Listen: Federal Reserve, Jay Powell And New York University discussed on Marketplace with Kai Ryssdal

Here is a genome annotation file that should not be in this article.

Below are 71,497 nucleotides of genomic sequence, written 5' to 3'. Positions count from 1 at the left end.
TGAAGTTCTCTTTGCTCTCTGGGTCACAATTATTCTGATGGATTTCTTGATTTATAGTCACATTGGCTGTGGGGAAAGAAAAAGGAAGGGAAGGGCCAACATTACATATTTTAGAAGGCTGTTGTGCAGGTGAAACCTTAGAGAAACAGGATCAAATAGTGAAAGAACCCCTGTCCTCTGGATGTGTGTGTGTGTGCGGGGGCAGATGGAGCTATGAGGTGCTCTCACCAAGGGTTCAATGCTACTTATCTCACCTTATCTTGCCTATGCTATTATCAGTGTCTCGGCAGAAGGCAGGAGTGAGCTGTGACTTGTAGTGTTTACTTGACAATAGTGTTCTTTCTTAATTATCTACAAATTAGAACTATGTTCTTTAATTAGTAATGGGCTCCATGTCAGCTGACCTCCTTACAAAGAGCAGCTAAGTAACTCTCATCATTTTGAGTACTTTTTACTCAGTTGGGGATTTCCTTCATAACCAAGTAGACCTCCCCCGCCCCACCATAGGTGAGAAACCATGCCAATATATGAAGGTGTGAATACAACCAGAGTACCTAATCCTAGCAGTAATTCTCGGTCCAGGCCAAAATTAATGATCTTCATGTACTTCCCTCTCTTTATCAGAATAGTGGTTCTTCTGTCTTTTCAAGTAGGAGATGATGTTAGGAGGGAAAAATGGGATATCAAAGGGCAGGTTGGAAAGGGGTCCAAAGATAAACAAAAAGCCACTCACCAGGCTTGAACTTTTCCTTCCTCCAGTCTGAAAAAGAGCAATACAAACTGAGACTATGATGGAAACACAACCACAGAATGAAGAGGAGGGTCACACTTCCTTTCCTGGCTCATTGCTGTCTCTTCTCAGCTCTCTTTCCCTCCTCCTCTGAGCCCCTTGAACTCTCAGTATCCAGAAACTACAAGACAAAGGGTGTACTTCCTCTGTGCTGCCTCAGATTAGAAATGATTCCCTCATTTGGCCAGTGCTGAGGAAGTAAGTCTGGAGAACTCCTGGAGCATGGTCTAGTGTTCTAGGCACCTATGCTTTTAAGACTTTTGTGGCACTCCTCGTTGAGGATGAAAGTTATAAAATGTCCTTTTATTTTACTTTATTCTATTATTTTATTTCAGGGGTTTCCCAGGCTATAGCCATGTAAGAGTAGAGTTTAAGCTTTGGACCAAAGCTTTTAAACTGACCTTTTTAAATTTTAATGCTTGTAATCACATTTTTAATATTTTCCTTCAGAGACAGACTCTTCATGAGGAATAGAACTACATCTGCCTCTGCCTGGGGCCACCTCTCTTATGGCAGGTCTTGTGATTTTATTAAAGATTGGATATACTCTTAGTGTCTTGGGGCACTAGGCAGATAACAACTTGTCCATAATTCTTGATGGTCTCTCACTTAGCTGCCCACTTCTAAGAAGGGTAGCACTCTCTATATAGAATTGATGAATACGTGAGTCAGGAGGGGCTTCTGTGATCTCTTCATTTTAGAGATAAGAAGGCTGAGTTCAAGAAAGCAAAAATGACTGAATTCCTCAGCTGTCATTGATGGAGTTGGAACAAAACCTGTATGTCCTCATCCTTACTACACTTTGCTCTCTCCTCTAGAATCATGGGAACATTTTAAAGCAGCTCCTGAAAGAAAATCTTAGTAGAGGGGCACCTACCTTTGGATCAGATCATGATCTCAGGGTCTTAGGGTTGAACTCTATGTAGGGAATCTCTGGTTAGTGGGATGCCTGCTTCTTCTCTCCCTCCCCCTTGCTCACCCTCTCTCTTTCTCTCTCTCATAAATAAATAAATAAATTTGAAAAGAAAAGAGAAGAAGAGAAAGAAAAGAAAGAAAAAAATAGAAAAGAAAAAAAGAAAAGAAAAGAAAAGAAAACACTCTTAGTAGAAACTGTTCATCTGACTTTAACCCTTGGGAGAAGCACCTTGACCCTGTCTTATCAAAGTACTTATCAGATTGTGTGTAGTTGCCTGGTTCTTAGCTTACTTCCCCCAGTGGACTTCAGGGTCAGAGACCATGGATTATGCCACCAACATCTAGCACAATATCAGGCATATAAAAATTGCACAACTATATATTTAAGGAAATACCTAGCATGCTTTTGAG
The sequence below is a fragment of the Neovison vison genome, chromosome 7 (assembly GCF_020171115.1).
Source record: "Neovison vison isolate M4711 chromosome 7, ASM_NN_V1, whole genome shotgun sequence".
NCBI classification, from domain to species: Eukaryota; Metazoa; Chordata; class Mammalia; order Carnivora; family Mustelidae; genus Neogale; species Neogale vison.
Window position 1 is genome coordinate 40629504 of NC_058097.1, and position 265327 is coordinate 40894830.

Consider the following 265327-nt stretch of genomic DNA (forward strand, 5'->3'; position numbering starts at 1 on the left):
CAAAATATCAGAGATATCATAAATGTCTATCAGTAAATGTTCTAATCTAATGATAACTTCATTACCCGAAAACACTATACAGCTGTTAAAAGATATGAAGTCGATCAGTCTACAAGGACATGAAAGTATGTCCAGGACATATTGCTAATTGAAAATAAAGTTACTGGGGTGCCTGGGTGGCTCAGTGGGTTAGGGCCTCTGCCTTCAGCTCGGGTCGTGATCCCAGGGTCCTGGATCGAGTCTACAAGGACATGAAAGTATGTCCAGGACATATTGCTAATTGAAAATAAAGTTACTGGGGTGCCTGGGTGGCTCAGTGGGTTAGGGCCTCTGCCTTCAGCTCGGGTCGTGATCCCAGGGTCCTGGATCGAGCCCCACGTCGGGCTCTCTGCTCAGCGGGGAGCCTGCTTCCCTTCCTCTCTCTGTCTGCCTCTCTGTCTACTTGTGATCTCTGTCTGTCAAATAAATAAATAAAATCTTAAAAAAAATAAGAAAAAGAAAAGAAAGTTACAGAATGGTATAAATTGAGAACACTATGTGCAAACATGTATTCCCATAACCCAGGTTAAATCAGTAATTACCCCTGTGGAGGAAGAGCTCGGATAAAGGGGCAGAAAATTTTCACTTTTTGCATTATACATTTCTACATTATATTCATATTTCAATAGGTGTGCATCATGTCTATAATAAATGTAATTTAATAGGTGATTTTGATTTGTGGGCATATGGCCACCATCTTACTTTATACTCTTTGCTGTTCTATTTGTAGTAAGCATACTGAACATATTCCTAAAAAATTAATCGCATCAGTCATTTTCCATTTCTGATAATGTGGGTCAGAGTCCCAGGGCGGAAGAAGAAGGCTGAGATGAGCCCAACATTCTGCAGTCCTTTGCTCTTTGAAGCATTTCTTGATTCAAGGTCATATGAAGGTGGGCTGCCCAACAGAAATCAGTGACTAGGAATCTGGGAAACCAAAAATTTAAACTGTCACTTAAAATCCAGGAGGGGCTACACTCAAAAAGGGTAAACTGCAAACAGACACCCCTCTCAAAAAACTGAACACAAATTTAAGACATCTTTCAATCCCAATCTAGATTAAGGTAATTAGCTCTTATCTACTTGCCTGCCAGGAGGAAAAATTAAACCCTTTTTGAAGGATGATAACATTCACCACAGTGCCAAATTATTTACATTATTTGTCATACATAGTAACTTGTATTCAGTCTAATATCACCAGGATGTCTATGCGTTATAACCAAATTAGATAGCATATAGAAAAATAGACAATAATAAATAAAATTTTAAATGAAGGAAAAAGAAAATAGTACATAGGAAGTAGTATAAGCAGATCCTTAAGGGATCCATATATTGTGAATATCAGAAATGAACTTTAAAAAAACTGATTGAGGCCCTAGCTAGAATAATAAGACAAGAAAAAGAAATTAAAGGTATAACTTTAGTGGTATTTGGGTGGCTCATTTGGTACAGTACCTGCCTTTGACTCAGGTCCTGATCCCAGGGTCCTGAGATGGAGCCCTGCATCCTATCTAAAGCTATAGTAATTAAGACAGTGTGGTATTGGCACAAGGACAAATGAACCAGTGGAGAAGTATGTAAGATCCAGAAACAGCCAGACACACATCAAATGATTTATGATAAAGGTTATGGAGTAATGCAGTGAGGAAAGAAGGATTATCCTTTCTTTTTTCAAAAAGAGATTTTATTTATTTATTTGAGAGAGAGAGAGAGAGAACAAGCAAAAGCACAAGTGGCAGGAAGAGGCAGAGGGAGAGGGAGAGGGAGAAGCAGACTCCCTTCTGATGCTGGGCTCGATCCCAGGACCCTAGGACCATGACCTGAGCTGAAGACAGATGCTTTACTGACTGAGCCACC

"We are going to stipulate here. In fact, we are going to lean into the trying to interpret the Federal Reserve plainspoken as Jay Powell tries to be is not unlike the Kremlinology of years gone by trying to figure out who was in charge by looking at who was standing next to whom at the mayday parade's, except with the fed. It's parsing every syllable, that comes out of J Powell's mouth. So today, an experiment of sorts with the ultimate goal of figuring out how well the fed is saying what it wants to say. And how well we are interpreting it. We got people on the phone today. Just a couple of minutes before the Fed's announcement wrapping up its two day meeting on interest rates. This was two o'clock, east coast time and we asked what they thought was going to happen. I'm Sydney Dixon. I'm a professor of economics at New York University. It's one forty one pm on June ninth. Nine hundred twenty nine thousand nine well, I would say that we're sort of expecting them to hold the line on rates for now but perhaps which their language to more ready to act description of how they will. Perceive future risks, and they're just expressing a willingness to, to act, should, you know, the data turn worse than it's been. My name is Mingjia a trading manager at betterment, and it is one fifty seven PM on June nineteenth twenty nineteen. I'm leaning towards I think it's going to be more of a cautious too hawkish kind of tone that they're going to take. I think they're going to leave rates on cut but signal to cut in December, or they might mentioned in the near future. I really can't see them cutting in July unless it's an emergency. Spoiler alert. They were both basically right. No rate cut now. But well, you're sure Bill overall or policy discussions focused on the appropriate response to the uncertain environment. The projections of appropriate policy show that many participants believe that some cut in the federal funds rate will be appropriate in the scenario that they see as most likely no more patients for the fed, if you think back to the last couple of minutes, we got back on the phone. With our test subjects after show palace press conference to see how they were feeling about their predictions, I up Sydney Ludvigsson at NYU, stern. I didn't see much to contradict, what I expected. You know, the message is worse were not quite saying that we're in patient mode anymore, but we are not cutting anything today, but we're actively monitoring for more sustained evidence of the kind of uncertainties and concerns that the chairman was talking about was right. Here's John at betterment. I listened back to it because, you know of my own ego, and I was like, was I right. I definitely feel like the markets were expecting something, a lot more dovish than what came out. That's probably true dovish there, by the way means not at all worried. Not all that really worried about inflation. There were a little bit thus leading more toward cutting rates than raising rates. I know there are a lot of people out there to whom this obsession with what fed says sounds obsessive. But it is the entire American. Economy and probably the global economy, as well that we're talking about here, but also be the fed knows were watching. Here's ming. John one more time from betterment. We analyze fed speeches like an eighth grader analyzes like text messages, you know, like every single word matters every single word couns after two thousand and eight they realize, like, oh, the markets are watching, and especially with the rapid dissemination of their like press releases and how quickly markets respond to things like that. I think they have only become more cautious cautious and aware on that note, by the way, about the whole timeline of this thing. If you want wanna historic look at what the fed has done with interest rates over time. We have that at marketplace dot org."